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Sanjay Gangal
Sanjay Gangal
Sanjay Gangal is the President of IBSystems, the parent company of, MCADCafe, EDACafe.Com, GISCafe.Com, and ShareCG.Com.

The Center for Life Science in Boston, Massachusetts by Tsoi/Kobus & Associates

December 13th, 2011 by Sanjay Gangal

Article source: Tsoi/Kobus & Associates

The Center for Life Science | Boston is the first of its kind in the country, a speculative, privately-owned, high-rise, multi-tenant laboratory building that offers flexible, cutting-edge research space to leading academic and medical institutions— Beth Israel Deaconess Medical Center, the Dana-Farber Cancer Institute, Children’s Hospital Boston, and the Immune Disease Institute—without the institutions’ having to spend their own capital dollars. The 22-story building is located in the Blackfan Research District of Boston’s renowned Longwood Medical Area, home to the highest concentration of life science researchers in the world.

Exterior View (Image Courtesy Jeffrey Totaro)

  • Architects: Tsoi/Kobus & Associates
  • Project: The Center for Life Science
  • Location: Boston, Massachusetts
  • Owner: BioMed Realty Trust, Inc.
  • Developer: Lyme Properties, LLC
  • Construction Manager: William A. Berry & Son, Inc.
  • MEP Engineer: AHA Consulting Engineers
  • Structural Engineer: McNamara/Salvia, Inc.
  • Landscape Architect: Copley Wolff Design Group
  • Acoustical Consultant: Shen Milsom & Wilke
  • Photographers: Jeffrey Totaro
  • Software used: Given the high rise nature of the project, as well as the unusual geometry, designing and constructing the exterior curtain wall and its supporting structure was critical to maintain the budget and schedule.  TK&A used an early version of BIM software to describe the various design options, both in terms of the visual geometry and the physical construction of the components and structural attachments.

Break Room (Image Courtesy Jeffrey Totaro)

Distinguished but not disruptive to the densely developed urban fabric, the building brings a signature presence to the Blackfan Research District, subdividing an existing super block while improving pedestrian and circulation amenities throughout. The generous setback of the building from Blackfan Street relieves the dense street wall while its bifurcated massing minimizes its visual impact. The footprint increases as the building rises. A series of external and internal pedestrian footpaths eventually will complete a connection to nearby mass transit hubs and neighboring institutions.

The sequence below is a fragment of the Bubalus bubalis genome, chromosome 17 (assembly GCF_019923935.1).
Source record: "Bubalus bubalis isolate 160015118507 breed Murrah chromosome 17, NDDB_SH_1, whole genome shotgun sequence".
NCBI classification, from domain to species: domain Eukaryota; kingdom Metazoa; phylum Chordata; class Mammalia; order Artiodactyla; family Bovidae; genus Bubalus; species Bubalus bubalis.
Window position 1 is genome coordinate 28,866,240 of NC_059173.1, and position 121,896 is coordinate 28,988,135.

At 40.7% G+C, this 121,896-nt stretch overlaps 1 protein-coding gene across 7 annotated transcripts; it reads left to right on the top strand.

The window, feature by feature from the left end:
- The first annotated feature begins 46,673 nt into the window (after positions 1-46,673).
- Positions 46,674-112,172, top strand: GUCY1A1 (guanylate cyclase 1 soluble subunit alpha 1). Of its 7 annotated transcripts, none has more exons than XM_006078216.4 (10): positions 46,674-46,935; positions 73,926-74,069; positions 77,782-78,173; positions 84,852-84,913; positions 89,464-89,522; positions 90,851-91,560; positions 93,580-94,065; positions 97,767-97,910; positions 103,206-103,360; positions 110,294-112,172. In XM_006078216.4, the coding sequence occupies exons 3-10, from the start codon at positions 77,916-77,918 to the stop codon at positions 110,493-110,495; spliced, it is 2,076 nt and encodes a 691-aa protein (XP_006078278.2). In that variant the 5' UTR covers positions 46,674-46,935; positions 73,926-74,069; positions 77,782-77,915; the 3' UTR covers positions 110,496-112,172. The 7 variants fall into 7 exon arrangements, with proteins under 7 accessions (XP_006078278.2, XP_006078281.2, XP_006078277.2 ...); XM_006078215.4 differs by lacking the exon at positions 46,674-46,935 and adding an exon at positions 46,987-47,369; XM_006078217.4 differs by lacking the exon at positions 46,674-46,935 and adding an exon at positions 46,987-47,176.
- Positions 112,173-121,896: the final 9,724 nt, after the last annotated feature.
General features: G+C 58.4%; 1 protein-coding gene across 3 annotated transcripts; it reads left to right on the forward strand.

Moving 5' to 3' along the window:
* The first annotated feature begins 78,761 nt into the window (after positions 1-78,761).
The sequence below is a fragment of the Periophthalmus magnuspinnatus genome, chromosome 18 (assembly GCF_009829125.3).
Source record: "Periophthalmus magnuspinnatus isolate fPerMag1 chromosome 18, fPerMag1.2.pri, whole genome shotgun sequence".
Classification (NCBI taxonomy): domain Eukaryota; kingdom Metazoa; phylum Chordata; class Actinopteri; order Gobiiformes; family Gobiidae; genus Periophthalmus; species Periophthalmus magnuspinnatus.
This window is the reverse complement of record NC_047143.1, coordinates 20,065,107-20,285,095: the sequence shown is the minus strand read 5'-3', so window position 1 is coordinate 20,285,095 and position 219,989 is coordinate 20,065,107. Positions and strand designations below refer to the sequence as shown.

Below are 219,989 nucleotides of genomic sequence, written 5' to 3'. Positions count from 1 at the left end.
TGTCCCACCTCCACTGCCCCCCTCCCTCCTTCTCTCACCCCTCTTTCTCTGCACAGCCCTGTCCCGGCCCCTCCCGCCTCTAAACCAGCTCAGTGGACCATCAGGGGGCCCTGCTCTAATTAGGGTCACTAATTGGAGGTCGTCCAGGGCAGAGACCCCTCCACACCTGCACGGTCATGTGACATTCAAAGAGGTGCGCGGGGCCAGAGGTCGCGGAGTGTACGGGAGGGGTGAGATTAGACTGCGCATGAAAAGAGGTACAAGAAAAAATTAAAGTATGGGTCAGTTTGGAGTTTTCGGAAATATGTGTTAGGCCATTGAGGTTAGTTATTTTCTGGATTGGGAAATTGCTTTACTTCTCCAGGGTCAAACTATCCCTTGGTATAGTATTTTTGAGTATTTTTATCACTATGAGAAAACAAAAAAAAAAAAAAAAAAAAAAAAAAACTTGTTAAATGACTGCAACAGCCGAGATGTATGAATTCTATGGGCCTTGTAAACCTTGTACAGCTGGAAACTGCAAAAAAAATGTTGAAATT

Exterior View (Image Courtesy Jeffrey Totaro)

On the ground level, a two-story, multipurpose gallery, combined with access to public amenities and below-grade parking, creates opportunities for interaction among the building’s occupants and visitors from adjacent institutions.

Lab (Image Courtesy Jeffrey Totaro)

The building’s glass curtainwall façade is expressed though a dynamic interplay of planes, curves, and notches that evoke the optimistic but challenging research taking place within. These rhythmically organized details animate the exterior and announce its various points of entry.  During the day, the façade maintains a high degree of transparency while subtly reflecting the daylight and sky. At night, the building is illuminated dramatically, creating a luminous focal point to the Blackfan District.

Lobby (Image Courtesy Jeffrey Totaro)

The Center for Life Science | Boston is one of the first buildings accepted to the U.S. Green Building Council’s LEED Core and Shell Pilot Project and has received Gold certification. At 289 feet, it is the tallest building in the Longwood area and one of the tallest research laboratory facilities in the United States. Though it can be seen from almost anywhere in Boston, the building conveys a human scale at the pedestrian level, thanks to the openness of its base and to paving that ties it to green space across the street. Far from the fortress-like image that characterizes many other research buildings of its scale, the Center for Life Science Boston achieves an overall effect of integration and connection between interior and exterior environments, public and private enterprise, and among education, research, and clinical care.

Lounge (Image Courtesy Jeffrey Totaro)

Lounge (Image Courtesy Jeffrey Totaro)

Office (Image Courtesy Jeffrey Totaro)

Reception (Image Courtesy Jeffrey Totaro)

Site Plan

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Category: Medical Center

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